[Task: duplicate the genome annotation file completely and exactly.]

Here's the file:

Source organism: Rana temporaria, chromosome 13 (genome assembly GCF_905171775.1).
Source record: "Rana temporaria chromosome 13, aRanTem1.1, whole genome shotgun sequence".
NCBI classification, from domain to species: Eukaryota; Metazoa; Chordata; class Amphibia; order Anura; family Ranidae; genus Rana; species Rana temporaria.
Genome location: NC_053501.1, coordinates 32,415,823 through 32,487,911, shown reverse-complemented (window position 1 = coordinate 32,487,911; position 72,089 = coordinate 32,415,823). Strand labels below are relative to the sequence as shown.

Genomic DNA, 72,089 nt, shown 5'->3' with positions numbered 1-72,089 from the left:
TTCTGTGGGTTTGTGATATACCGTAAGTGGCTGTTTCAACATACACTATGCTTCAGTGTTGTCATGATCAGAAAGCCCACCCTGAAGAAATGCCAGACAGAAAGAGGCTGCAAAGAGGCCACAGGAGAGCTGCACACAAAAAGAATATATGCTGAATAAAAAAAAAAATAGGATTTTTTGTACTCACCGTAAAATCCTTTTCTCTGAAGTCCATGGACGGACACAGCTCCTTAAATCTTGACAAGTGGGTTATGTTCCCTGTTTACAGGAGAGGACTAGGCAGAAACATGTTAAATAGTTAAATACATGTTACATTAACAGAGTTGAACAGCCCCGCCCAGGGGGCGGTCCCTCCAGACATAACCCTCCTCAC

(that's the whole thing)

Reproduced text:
Source organism: Rana temporaria, chromosome 13 (genome assembly GCF_905171775.1).
Source record: "Rana temporaria chromosome 13, aRanTem1.1, whole genome shotgun sequence".
NCBI classification, from domain to species: Eukaryota; Metazoa; Chordata; class Amphibia; order Anura; family Ranidae; genus Rana; species Rana temporaria.
Genome location: NC_053501.1, coordinates 32,415,823 through 32,487,911, shown reverse-complemented (window position 1 = coordinate 32,487,911; position 72,089 = coordinate 32,415,823). Strand labels below are relative to the sequence as shown.

Genomic DNA, 72,089 nt, shown 5'->3' with positions numbered 1-72,089 from the left:
TTCTGTGGGTTTGTGATATACCGTAAGTGGCTGTTTCAACATACACTATGCTTCAGTGTTGTCATGATCAGAAAGCCCACCCTGAAGAAATGCCAGACAGAAAGAGGCTGCAAAGAGGCCACAGGAGAGCTGCACACAAAAAGAATATATGCTGAATAAAAAAAAAAATAGGATTTTTTGTACTCACCGTAAAATCCTTTTCTCTGAAGTCCATGGACGGACACAGCTCCTTAAATCTTGACAAGTGGGTTATGTTCCCTGTTTACAGGAGAGGACTAGGCAGAAACATGTTAAATAGTTAAATACATGTTACATTAACAGAGTTGAACAGCCCCGCCCAGGGGGCGGTCCCTCCAGACATAACCCTCCTCAC